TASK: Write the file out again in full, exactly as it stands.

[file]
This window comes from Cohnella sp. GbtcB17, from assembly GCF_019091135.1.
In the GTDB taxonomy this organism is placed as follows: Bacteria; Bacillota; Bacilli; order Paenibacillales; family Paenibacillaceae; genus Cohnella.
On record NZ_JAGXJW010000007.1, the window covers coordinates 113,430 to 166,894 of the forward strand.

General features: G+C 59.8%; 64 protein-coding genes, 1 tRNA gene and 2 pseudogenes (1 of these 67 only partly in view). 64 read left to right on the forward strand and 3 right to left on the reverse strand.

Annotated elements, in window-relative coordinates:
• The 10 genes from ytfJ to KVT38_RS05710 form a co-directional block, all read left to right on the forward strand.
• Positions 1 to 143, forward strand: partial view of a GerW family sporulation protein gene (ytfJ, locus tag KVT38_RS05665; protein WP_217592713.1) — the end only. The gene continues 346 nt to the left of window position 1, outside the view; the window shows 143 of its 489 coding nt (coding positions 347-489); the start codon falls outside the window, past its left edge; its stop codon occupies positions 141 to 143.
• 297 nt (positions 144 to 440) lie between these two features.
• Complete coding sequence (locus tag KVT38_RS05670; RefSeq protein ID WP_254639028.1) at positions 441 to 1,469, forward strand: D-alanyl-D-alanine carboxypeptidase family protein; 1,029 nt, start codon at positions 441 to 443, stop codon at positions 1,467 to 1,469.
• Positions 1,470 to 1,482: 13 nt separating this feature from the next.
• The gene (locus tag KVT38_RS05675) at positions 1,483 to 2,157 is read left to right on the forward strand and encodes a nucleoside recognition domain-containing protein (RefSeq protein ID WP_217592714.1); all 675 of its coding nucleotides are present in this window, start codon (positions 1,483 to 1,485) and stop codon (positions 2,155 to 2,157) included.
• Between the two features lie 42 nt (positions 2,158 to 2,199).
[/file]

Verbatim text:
This window comes from Cohnella sp. GbtcB17, from assembly GCF_019091135.1.
In the GTDB taxonomy this organism is placed as follows: Bacteria; Bacillota; Bacilli; order Paenibacillales; family Paenibacillaceae; genus Cohnella.
On record NZ_JAGXJW010000007.1, the window covers coordinates 113,430 to 166,894 of the forward strand.

General features: G+C 59.8%; 64 protein-coding genes, 1 tRNA gene and 2 pseudogenes (1 of these 67 only partly in view). 64 read left to right on the forward strand and 3 right to left on the reverse strand.

Annotated elements, in window-relative coordinates:
• The 10 genes from ytfJ to KVT38_RS05710 form a co-directional block, all read left to right on the forward strand.
• Positions 1 to 143, forward strand: partial view of a GerW family sporulation protein gene (ytfJ, locus tag KVT38_RS05665; protein WP_217592713.1) — the end only. The gene continues 346 nt to the left of window position 1, outside the view; the window shows 143 of its 489 coding nt (coding positions 347-489); the start codon falls outside the window, past its left edge; its stop codon occupies positions 141 to 143.
• 297 nt (positions 144 to 440) lie between these two features.
• Complete coding sequence (locus tag KVT38_RS05670; RefSeq protein ID WP_254639028.1) at positions 441 to 1,469, forward strand: D-alanyl-D-alanine carboxypeptidase family protein; 1,029 nt, start codon at positions 441 to 443, stop codon at positions 1,467 to 1,469.
• Positions 1,470 to 1,482: 13 nt separating this feature from the next.
• The gene (locus tag KVT38_RS05675) at positions 1,483 to 2,157 is read left to right on the forward strand and encodes a nucleoside recognition domain-containing protein (RefSeq protein ID WP_217592714.1); all 675 of its coding nucleotides are present in this window, start codon (positions 1,483 to 1,485) and stop codon (positions 2,155 to 2,157) included.
• Between the two features lie 42 nt (positions 2,158 to 2,199).